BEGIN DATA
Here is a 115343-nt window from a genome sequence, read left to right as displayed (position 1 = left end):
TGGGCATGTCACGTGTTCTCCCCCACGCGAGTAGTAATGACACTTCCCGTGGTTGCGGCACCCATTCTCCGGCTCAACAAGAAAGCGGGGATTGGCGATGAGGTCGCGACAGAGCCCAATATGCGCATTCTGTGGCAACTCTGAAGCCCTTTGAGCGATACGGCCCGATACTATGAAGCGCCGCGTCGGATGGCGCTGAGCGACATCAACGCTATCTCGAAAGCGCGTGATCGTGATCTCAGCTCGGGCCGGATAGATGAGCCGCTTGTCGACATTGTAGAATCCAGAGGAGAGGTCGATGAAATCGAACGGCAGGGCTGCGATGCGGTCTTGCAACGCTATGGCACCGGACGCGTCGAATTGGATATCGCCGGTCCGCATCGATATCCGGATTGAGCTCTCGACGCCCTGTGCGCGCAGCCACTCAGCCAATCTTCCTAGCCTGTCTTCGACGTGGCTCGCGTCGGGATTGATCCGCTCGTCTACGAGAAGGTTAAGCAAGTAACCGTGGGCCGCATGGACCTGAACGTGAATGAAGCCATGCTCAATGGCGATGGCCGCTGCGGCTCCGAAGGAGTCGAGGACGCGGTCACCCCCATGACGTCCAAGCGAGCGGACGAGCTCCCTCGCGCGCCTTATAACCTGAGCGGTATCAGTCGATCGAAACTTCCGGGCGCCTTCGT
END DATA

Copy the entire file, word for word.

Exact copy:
Here is a 115343-nt window from a genome sequence, read left to right as displayed (position 1 = left end):
TGGGCATGTCACGTGTTCTCCCCCACGCGAGTAGTAATGACACTTCCCGTGGTTGCGGCACCCATTCTCCGGCTCAACAAGAAAGCGGGGATTGGCGATGAGGTCGCGACAGAGCCCAATATGCGCATTCTGTGGCAACTCTGAAGCCCTTTGAGCGATACGGCCCGATACTATGAAGCGCCGCGTCGGATGGCGCTGAGCGACATCAACGCTATCTCGAAAGCGCGTGATCGTGATCTCAGCTCGGGCCGGATAGATGAGCCGCTTGTCGACATTGTAGAATCCAGAGGAGAGGTCGATGAAATCGAACGGCAGGGCTGCGATGCGGTCTTGCAACGCTATGGCACCGGACGCGTCGAATTGGATATCGCCGGTCCGCATCGATATCCGGATTGAGCTCTCGACGCCCTGTGCGCGCAGCCACTCAGCCAATCTTCCTAGCCTGTCTTCGACGTGGCTCGCGTCGGGATTGATCCGCTCGTCTACGAGAAGGTTAAGCAAGTAACCGTGGGCCGCATGGACCTGAACGTGAATGAAGCCATGCTCAATGGCGATGGCCGCTGCGGCTCCGAAGGAGTCGAGGACGCGGTCACCCCCATGACGTCCAAGCGAGCGGACGAGCTCCCTCGCGCGCCTTATAACCTGAGCGGTATCAGTCGATCGAAACTTCCGGGCGCCTTCGT